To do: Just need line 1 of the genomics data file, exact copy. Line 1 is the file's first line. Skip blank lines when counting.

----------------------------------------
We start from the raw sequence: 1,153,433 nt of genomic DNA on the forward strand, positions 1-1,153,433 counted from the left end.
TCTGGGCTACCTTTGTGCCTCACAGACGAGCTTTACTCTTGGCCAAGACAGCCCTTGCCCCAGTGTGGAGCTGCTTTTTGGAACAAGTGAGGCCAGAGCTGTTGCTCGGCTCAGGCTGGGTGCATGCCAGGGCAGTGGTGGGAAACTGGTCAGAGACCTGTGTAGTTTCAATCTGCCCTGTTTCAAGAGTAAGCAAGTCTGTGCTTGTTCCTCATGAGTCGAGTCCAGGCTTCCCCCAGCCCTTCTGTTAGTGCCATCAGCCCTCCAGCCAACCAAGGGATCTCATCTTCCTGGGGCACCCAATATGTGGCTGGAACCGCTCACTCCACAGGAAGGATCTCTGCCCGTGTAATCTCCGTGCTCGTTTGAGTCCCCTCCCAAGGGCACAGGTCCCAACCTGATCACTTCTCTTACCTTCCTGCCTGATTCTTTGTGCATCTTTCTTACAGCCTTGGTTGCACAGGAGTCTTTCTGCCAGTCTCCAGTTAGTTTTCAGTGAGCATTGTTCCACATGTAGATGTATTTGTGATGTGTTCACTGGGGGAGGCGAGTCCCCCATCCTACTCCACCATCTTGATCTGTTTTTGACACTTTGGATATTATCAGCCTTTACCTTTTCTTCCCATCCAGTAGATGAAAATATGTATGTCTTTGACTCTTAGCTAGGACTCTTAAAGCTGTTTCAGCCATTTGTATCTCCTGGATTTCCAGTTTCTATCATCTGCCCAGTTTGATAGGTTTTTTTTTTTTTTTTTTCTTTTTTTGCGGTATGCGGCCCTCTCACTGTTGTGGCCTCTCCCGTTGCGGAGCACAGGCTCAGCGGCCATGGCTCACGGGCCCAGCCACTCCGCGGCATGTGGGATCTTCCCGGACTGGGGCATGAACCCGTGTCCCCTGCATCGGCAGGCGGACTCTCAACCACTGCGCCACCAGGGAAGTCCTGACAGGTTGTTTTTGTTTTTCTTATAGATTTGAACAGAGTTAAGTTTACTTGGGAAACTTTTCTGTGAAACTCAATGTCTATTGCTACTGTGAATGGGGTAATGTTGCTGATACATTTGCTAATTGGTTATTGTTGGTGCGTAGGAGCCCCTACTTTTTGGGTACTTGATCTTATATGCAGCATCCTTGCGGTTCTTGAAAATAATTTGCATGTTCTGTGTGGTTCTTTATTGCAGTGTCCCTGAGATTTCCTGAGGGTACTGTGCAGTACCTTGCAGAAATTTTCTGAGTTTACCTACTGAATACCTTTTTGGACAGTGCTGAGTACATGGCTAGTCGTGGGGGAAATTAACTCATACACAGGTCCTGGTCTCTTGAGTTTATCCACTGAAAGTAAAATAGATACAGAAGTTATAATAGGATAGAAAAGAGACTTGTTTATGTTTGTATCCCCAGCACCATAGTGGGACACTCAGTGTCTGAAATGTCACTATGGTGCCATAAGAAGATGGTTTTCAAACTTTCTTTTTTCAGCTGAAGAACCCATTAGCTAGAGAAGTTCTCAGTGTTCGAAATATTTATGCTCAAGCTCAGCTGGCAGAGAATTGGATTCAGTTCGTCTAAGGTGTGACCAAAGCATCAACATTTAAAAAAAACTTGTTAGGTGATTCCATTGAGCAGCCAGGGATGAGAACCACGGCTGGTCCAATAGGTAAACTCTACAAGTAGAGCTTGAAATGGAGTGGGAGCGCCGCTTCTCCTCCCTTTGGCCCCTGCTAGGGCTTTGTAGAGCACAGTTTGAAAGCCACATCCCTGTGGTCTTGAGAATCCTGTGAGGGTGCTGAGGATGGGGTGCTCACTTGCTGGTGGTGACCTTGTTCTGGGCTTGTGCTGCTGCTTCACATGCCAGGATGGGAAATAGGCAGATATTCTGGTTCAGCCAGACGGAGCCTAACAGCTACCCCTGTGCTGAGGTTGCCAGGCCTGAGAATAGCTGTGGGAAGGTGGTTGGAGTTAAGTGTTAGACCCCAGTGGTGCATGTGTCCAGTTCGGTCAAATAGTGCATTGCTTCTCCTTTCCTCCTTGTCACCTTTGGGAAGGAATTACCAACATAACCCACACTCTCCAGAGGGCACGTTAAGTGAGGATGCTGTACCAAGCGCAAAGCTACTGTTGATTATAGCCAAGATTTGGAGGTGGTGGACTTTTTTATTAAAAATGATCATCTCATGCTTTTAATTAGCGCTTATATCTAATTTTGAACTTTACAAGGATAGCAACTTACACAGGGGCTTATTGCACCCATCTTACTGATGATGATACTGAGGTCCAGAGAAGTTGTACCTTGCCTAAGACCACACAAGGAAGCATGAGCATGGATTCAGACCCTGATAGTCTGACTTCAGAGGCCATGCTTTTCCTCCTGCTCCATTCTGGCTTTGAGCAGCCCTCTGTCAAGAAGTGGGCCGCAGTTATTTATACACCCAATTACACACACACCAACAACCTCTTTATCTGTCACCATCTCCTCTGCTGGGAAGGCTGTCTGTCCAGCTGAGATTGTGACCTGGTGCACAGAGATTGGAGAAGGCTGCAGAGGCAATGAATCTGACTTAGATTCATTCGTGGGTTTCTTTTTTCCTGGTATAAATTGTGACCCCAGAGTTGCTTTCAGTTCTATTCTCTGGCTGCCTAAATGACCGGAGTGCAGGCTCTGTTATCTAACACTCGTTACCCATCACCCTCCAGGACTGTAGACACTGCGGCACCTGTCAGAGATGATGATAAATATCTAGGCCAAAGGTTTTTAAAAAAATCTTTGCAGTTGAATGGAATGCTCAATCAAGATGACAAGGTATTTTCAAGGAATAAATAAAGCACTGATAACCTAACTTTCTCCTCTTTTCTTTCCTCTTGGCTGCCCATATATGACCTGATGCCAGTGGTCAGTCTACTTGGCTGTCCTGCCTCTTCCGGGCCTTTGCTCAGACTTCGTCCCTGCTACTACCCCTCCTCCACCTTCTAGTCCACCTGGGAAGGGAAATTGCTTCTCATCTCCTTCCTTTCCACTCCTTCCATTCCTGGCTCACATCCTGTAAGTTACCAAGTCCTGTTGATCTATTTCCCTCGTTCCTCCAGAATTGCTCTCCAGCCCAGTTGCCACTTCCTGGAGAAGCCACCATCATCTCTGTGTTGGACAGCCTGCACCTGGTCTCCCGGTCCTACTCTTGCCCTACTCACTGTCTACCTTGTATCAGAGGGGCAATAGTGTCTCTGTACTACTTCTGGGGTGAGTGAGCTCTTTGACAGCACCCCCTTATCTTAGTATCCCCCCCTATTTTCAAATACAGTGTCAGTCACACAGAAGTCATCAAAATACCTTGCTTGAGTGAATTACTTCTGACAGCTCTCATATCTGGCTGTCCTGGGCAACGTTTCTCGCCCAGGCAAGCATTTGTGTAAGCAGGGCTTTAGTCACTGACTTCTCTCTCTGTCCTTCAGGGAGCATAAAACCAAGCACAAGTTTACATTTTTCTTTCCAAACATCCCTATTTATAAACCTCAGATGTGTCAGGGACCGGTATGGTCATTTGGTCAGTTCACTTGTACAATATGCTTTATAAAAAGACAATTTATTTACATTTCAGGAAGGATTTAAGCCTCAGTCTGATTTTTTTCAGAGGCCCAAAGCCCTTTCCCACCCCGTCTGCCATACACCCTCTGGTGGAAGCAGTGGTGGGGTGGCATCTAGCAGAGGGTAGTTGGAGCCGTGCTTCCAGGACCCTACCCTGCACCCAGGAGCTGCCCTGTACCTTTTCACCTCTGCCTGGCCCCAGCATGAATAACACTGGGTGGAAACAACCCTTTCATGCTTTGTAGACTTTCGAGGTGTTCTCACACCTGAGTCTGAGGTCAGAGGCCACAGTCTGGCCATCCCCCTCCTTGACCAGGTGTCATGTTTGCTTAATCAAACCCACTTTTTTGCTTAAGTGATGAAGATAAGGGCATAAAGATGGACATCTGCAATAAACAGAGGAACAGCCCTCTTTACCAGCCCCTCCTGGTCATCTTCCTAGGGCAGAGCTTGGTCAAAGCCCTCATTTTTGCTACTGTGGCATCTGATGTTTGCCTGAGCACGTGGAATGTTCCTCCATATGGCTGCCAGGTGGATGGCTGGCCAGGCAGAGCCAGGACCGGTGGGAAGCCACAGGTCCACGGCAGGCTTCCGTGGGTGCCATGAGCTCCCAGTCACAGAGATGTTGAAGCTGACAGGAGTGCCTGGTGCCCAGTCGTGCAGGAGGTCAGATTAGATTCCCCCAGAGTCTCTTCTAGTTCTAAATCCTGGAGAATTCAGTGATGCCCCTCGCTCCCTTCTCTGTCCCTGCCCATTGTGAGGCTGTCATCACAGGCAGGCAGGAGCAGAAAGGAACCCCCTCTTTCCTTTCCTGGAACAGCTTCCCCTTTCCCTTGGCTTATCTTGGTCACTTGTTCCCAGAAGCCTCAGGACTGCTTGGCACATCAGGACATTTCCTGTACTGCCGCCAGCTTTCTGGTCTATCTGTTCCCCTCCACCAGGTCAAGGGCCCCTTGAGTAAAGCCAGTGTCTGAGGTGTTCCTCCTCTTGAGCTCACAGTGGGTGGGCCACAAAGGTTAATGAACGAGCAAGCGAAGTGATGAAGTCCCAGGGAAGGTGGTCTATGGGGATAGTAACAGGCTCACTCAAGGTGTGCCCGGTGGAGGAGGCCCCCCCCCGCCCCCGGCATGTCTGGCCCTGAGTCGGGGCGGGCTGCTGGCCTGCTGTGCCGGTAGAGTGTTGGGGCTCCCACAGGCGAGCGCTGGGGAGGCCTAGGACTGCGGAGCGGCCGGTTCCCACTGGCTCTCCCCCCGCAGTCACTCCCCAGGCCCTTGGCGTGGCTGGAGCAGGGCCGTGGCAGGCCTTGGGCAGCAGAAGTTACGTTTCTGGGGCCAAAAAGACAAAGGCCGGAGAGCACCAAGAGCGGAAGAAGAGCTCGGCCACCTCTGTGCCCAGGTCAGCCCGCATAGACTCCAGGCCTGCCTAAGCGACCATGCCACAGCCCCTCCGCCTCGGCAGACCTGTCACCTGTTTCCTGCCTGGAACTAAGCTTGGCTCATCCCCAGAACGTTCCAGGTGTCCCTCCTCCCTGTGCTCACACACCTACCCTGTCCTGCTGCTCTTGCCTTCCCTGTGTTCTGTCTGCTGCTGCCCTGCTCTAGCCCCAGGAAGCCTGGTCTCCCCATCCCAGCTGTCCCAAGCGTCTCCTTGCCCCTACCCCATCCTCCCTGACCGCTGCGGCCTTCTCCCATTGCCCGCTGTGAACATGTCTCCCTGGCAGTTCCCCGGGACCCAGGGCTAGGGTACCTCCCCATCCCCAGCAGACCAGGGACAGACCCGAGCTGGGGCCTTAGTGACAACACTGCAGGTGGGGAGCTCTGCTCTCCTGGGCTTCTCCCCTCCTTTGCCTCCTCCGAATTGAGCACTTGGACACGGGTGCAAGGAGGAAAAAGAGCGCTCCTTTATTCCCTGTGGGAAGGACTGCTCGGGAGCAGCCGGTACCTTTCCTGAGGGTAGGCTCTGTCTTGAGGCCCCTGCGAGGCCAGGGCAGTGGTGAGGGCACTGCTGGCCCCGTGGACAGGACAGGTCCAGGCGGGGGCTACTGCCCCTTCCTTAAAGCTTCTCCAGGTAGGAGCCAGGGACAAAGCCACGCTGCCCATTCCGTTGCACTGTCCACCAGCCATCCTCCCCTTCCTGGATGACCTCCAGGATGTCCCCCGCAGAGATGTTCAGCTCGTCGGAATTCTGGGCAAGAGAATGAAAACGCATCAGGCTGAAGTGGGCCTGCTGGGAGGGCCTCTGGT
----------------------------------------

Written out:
We start from the raw sequence: 1,153,433 nt of genomic DNA on the forward strand, positions 1-1,153,433 counted from the left end.